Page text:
For the last four years, I’ve had the weirdest bit of joint inflammation in my right index finger. It gets worse when I’m tired, eating poorly and drinking too much alcohol. I never thought about it too much and just chalked it up to a […]
Month: January 2017
Seriously though. I know people get touchy about this subject, but let’s all be grown ups and have some real talk about the importance of regular bowel movements.
A lecturer recently mentioned that the optimum number is three – once after every meal! Ideally, you should poop at least once a day. Yep. Once a day. I know a lot of people say once every few days is fine, but really, for your body to do what it needs to do, you need to poop once a day at the very minimum.
Why once a day, you ask? Well, healthy bowel movements, far from being an irritation, are a sign that your body is getting rid of what it needs to. Bowel movements are connected to proper detoxification function in the body and mean that your body is excreting excess hormones (i.e. oestrogen, testosterone, thyroid hormone, etc), toxins (i.e. nicotine, xenoestrogens, carcinogens, insecticides, etc), pharmaceutical drugs, alcohol, excess fats and sugars.
For women, this is very important as regular bowel movements are linked to proper estrogen clearance. Improper estrogen clearance can lead to estrogen dominance, mood swings, heavier periods, PMS, weight gain around the middle and fatigue, amongst other symptoms.
So what do healthy bowel movements look like? In clinic, we refer to something called the Bristol Stool Chart, with type 3, 4 and 5 stools as the ideal bowel movements.
Type 1 and 2 can indicate constipation and dehydration and type 6 and 7 can indicate diarrhoea and fat malabsorption. NB: please see a doctor if you ever spot blood or mucus in your stool.
What if you don’t have healthy, regular bowel movements? If you are not suffering from diarrhoea, there are two immediate fixes I would always suggest:
1. Increase your water intake to around 1.5 – 2L per day.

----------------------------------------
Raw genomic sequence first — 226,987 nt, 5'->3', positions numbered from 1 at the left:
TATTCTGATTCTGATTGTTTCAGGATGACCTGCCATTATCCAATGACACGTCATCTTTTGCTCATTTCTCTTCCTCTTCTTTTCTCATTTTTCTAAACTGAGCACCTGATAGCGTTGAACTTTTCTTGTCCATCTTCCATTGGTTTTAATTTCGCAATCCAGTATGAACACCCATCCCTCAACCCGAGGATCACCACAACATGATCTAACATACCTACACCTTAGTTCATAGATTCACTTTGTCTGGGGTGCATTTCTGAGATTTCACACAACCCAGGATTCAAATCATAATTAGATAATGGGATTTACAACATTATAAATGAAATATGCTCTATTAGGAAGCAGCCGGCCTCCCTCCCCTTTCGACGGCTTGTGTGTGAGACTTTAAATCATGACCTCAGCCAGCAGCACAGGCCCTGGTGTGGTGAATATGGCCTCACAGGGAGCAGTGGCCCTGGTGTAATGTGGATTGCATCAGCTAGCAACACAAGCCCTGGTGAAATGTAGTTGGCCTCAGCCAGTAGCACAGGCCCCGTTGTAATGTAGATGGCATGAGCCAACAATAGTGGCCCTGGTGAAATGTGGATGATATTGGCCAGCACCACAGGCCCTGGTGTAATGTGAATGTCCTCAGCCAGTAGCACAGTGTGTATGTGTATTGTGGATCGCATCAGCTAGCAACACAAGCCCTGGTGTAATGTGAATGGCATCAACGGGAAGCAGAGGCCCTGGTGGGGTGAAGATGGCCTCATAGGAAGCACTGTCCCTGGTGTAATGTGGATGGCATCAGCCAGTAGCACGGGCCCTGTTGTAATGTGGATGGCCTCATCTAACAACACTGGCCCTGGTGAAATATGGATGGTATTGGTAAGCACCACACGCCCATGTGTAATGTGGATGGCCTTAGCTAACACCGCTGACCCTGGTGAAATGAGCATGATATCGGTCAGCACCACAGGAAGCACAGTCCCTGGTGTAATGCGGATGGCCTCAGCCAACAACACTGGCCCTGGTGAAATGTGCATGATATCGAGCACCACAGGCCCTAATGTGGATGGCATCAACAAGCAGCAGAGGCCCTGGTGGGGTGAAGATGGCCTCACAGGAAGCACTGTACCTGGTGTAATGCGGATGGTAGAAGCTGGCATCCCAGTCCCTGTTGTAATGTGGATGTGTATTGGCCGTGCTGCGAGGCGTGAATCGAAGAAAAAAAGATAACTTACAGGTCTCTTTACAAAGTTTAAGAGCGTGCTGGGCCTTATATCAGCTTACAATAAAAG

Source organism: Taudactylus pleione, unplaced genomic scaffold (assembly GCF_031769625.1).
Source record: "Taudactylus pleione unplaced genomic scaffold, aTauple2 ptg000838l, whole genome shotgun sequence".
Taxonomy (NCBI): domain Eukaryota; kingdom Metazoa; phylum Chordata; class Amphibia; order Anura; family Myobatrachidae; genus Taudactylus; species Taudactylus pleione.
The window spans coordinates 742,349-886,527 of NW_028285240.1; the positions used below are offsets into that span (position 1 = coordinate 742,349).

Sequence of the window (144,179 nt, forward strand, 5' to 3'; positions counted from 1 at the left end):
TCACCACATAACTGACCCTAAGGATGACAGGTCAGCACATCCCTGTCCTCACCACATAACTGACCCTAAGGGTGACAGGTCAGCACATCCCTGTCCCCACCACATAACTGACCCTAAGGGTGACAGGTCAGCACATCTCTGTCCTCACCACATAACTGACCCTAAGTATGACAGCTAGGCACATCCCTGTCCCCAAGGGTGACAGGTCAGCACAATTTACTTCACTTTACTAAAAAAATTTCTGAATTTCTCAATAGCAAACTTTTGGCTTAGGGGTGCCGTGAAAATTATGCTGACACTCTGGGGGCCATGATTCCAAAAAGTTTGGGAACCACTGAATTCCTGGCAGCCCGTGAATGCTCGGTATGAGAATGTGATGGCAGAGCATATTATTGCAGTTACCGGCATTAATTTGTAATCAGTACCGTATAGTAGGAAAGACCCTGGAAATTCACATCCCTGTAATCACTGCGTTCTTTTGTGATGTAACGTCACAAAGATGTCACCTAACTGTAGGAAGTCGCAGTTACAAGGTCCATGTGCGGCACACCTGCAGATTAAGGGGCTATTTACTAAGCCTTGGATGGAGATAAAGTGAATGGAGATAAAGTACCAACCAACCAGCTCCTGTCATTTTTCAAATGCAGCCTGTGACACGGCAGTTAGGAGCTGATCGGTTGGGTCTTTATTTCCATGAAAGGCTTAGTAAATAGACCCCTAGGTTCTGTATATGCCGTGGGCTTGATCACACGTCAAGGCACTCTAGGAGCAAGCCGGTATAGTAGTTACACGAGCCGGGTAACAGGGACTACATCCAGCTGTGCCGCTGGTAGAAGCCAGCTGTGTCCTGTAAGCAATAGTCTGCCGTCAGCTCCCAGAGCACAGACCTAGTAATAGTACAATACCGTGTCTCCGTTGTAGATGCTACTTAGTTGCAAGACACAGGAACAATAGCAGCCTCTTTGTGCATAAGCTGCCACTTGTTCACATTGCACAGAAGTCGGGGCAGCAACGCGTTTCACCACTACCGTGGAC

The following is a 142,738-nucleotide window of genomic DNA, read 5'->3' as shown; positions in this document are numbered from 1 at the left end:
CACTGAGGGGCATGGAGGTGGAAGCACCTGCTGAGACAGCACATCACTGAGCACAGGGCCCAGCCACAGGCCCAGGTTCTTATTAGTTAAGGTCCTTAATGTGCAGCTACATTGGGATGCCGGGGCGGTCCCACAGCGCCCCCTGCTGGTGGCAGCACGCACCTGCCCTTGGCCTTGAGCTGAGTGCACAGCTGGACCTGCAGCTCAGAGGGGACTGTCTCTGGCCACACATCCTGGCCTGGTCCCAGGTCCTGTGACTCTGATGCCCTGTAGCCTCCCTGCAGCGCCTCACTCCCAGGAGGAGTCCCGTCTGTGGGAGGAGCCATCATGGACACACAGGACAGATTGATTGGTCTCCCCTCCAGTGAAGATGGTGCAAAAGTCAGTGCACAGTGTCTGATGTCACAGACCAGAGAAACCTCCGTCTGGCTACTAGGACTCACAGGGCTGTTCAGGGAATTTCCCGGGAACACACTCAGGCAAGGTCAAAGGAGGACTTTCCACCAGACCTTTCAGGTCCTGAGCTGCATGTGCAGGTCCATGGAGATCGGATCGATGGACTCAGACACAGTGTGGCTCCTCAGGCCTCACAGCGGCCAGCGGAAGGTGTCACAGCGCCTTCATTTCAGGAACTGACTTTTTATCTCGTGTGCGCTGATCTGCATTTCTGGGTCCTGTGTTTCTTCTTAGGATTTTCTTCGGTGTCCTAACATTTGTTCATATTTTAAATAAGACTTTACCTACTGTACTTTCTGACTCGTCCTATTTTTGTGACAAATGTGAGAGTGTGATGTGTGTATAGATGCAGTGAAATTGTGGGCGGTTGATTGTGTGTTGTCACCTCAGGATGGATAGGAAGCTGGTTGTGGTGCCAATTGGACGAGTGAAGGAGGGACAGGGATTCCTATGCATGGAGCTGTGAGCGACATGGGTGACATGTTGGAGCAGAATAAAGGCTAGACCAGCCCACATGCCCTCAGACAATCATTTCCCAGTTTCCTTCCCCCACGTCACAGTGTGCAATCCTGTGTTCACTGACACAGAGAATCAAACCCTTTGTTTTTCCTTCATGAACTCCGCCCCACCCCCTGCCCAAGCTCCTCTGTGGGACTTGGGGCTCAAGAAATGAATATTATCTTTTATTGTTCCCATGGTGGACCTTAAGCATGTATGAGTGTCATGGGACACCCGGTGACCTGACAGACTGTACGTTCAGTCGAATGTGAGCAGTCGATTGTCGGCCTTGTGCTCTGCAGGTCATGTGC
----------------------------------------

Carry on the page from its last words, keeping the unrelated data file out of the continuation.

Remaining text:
2. Increase your vegetable intake, ideally green leafy veg, consumed in their whole form, not juiced. Try to have at least 5-7 servings of a wide range of vegetables a day. If that’s not possible, try to have a big salad with lots of leafy greens for either lunch or dinner.
I would also recommend increasing the amount of fermented foods in your diets – foods like sauerkraut, kefir, kimchi, natto, miso and kombucha. These foods feed the good bacteria in your gut, support digestion of large carbohydrates and boost your immune system. A happy gut = happy bowels!
Anxiety seems to be a growing problem these days, especially amongst young people. Various pressures – societal, economic, physical, technological, emotional, political – mean that people are being pulled in many directions, increasing their day to day anxiety and decreasing their ability to cope. […]
Aside from their significance as a major plot point in the Harrison Ford – Rachel McAdams film, Morning Glory, frittatas are one of those recipes that everyone seems to have their own little twist on. And why not? Their versatility means that even the newest of cooks can make a lovely frittata.
What you need:
At least 10 large free-range, organic eggs (the more eggs you use, the denser the frittata will be – no bad thing!)
Vegetables of your choice – I chose 1 cup of collard greens and 1 tomato for my version
Protein of your choice – I used 1 cup of diced chorizo in this recipe, but have also liberally used shredded pork, chicken and beef, as well as many varieties of cheese in the past
Chopped herbs of your choice – I used 1 sprig each of fresh thyme and rosemary
Salt and pepper
1 tbsp olive oil
How to make it:
1. Break all the eggs into a bowl and beat them together, until all the yolks and whites have combined.
2. Add your chopped veg, protein and herbs to the egg mixture and stir until everything is combined.
3. Turn on your oven to 175C.
4. Add the olive oil to your non-stick pan, making sure that there is a light coating of oil across the pan and turn on the stove to low-medium heat.
5. Pour the frittata mixture into the pan, stirring so that all the veg and protein ingredients are evenly distributed. Use the tomatoes to create a nice pattern on the top of the frittata.
6. Leave to cook for 5 minutes or until the edges of the frittata start to crisp up.
7. Remove the pan from the stove (not forgetting to turn it off!) and place it into the warm oven. Let it cook for 20 – 25 minutes, or until the frittata is firm to the touch and there are no runny areas around the top.
8. Remove from the oven. Using a pallet knife or something similar, lift around the edges of the frittata so that it is easy to slide out of the pan, on to a plate.
9. Let cool for 5 minutes and enjoy!
So it’s that time of the year again. Resolution time. Do you make resolutions? As a student nutritionist, I often hear people making resolutions to ‘do better’ with food, to eat healthier, to ‘be good’. These resolutions often come with a huge side of guilt. […]